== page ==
A view of the main plenary session of the Bharat Vikas Sangam organised at Gulbarga in Karnataka from Dec 23, 2010 to Jan 1, 2011.
It was in the last week of December that I travelled to Gulbarga in Karnataka to partake in a 10-day conclave organised by Bharat Vikas Sangam. Called 'Kalburgi Kampu', the conclave aimed at bringing together "good thought and good action".
The 10-day conclave began on Dec 23 and ended on Jan 1. You can read more about what Bharat Vikas Sangam is all about at http://www.bharatvikassangam.com/?p=113
Steered by K N Govindacharya, the 10-day event daily attracted on an average between 70,000 to 100,000 people. The enthusiasm, commitment and the expectation that was amply displayed by the massive representation from all parts of the country certainly gives hope, but at the same time throws up challenges. How well we are able to utilise the swell in human energy towards equity and justice, towards sustainability and social transformation, and thereby bring about a change in mindset and attitudes will determine the future. But what seems amply clear is that the masses are keen and desperately looking for an honest leadership that can provide a viable roadmap.
In many ways, the Bharat Vikas Sangam conclave did provide an insight into what the other India looks like, what are its aspirations, and what it clamours for. To me, more than anything else, it showed that another India is possible.
It isn't easy to hold on to such large crowds. Each day, since it was divided into thematic sessions, a few thousand would pour in, while an equal number would depart after their participation. To manage this motley crowd, making suitable arrangements not only for their stay but also food was in itself a mammoth task. Every day, on an average, some 50,000 to 70,000 people were served food, and at no time did I see any brawls over food resulting from shortages, quality or simple indiscipline. Since I had earlier been at the World Social Forum in Mumbai some years back, I must say that the organisers of the WSF have a lesson or two to learn from Bharat Vikas Sangam.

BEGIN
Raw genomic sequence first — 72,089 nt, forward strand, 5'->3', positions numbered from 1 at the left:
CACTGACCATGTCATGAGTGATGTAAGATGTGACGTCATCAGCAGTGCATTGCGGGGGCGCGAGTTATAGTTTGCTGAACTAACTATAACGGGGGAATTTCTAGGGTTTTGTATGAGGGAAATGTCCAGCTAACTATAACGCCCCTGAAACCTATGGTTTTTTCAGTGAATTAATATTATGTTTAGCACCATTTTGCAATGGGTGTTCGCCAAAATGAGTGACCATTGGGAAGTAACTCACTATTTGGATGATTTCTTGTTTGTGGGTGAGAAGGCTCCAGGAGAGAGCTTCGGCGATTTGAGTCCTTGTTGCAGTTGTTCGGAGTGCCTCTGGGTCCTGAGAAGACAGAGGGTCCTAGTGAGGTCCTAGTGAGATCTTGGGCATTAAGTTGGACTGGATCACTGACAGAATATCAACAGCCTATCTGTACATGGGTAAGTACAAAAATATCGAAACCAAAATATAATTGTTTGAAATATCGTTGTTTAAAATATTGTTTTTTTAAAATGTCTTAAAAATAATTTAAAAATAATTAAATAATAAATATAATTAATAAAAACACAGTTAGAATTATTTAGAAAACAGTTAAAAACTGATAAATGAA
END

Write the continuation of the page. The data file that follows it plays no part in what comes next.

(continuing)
Anyway, the thematic session on agriculture and rural development too was attended by thousands of people from across the country. After the main plenary, parallel sessions were held covering various aspects of farming and development. Among those who spoke and addressed the workshops were Subhash Palekar, Sangita Sharma, and Narayan Reddy.
Addressing the main plenary, I spoke about the prevailing agrarian crisis and the need to understand the reasons behind it. At a time when over 2,00,000 farmers have taken the fatal route to escape the humiliation that comes along with growing indebtedness there is a need to look into the role agricultural science and technology has played to hasten the demise of the farm. Farmers as well as the civil society therefore need to question what is promoted in the name of science, and it is only through public pressure can we force the agricultural universities and the Krishi Vigyan Kendras to change.
Farmers are also to be blamed for the present crisis. They have blindly accepted what has been told to them. In the process they have poisoned their soils, mined the underground water and contaminated the food chain by excessive use of chemical pesticides. My suggestion was that farmers need to look inwards and adopt sustainable technologies that can enhance their incomes. They need to learn from the likes of a fellow farmer Subhash Sharma who farms in the Vidharba region of Maharashtra. While hundreds farmers in his neighbourhood have committed suicide, Subhash Sharma ends up providing annual bonus and leave travel concession to his workers.
His Holiness Swami Raghvendra from Shimoga very nicely summed up the session with his brief explanation about how a greedy society is usurping the natural resources.
What kindles hope is that the message was just not lost. I was delighted to find that the audience was keen to forge linkages to not only create a wider awareness but also work out strategies for change. Across various age groups and economic levels, the urge to come together and work collectively certainly provides a lot of excitement. I am sure the organisers are aware that the hope generated by Bharat Vikas Sangam has now to be translated into a meaningful action.
The words of an agitated and visibly restless activist still haunts me: "We have come here in thousands. We have shown our solidarity. But what next?"